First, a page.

"There's something illicit about learning about what and how people read—we're learning about a very private, solitary activity."
—The Guardian (2020)
"The archives of Shakespeare and Company, the Left Bank bookstore and lending library founded by Sylvia Beach in 1919, shed colourful light on the reading habits of the writers and thinkers of the 'Lost Generation' and their circle."
—The Times (London, 2020)
"On the membership list you'll find big names, sure. You’ll also come across less famous but no less interesting figures, too, from a respected French physicist to the woman who started the musicology program at the University of Southern California."
—Literary Hub (2020)
"Great writers don't come out of nowhere, even if some of them might end up there. They grow in gardens tended by other writers, readers, editors, and pioneering booksellers."
—Open Culture (2020)
"Qu'y avait-il sur la table de chevet d'Hemingway? Quelles lectures ont bien pu passionner James Joyce, inspirer les poètes Ezra Pound ou Gertrude Stein?"
—Le Temps (2020)
"An absolutely invaluable addition to digital scholarship on the writing of the interwar years and a veritable treasure trove for researchers who want to find out more about one of the perennial black holes in book history: who read what and when? [...] The Shakespeare and Company Project will undoubtedly become a key digital resource for many researchers on modernism and print culture in the future."
— Reviews in Digital Humanities (2021)
"Perhaps the most exciting aspect of the Shakespeare and Company Project, and one that highlights its digital humanities-based approach, is its intention of engaging with users and scholars."
"The Shakespeare and Company Project presents a new portrait of the Lost Generation and life in interwar Paris by illuminating the daily operations of the Shakespeare and Company bookshop and lending library."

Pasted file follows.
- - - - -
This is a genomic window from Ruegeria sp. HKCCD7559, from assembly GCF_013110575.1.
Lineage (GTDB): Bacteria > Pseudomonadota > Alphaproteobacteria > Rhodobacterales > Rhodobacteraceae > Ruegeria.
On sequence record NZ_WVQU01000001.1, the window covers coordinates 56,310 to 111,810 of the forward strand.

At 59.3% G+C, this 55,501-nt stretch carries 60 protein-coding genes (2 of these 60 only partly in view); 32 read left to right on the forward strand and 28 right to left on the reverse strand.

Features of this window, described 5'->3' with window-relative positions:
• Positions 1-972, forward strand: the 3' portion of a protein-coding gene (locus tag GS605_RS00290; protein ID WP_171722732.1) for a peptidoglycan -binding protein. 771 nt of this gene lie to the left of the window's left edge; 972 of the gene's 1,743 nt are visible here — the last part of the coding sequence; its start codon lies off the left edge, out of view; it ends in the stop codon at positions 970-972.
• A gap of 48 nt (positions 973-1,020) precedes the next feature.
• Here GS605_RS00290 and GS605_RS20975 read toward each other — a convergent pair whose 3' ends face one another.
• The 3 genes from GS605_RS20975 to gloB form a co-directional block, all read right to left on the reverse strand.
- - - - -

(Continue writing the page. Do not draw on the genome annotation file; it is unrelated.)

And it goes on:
—Modernist Studies Association (2020)
"We hope to see more projects that link the aims of libraries with the aims of social scientists and humanists developing quantitative approaches to literary criticism and literary history."
—James Joyce Quarterly (2017)
"The shop closed in 1941, but now a project run out of Princeton University has published the lending lists of borrowers such as Ernest Hemingway, James Joyce and Gertrude Stein."
—Radio New Zealand (2020)
"She wanted to live a life in literature and invented a new way of doing it."
—Princeton Magazine (2021)
"The project's various components invite visitors to explore more than 6,000 books, read research (e.g., essays exploring gender and sexual expression and analyzing lending records), and browse membership logs."
—Internet Scout Research Group (2021)
"Si tardaban en la devolución, la política era siempre la misma: se le entregaba un dibujo que retrataba a Shakespeare arrancándose el pelo."
—El País (2020)
"It's rare to have access to a library's borrowing records because the American Library Association requires such records be destroyed for privacy reasons, points out Kotin. 'As a scholar, I'm happy Sylvia Beach didn't follow those guidelines.'"
—Princeton Alumni Weekly (2020)
"Princeton University's Shakespeare and Company Project has digitized hundreds of the library's lending cards and logbooks, and has made the data available to explore and download."
—Data Is Plural (2020)
Cite this document
“Press and Media.” Shakespeare and Company Project, version 1.5.3. Center for Digital Humanities, Princeton University. June 28, 2021. http://shakespeareandco.princeton.edu/about/press-and-media/. Accessed September 18, 2021.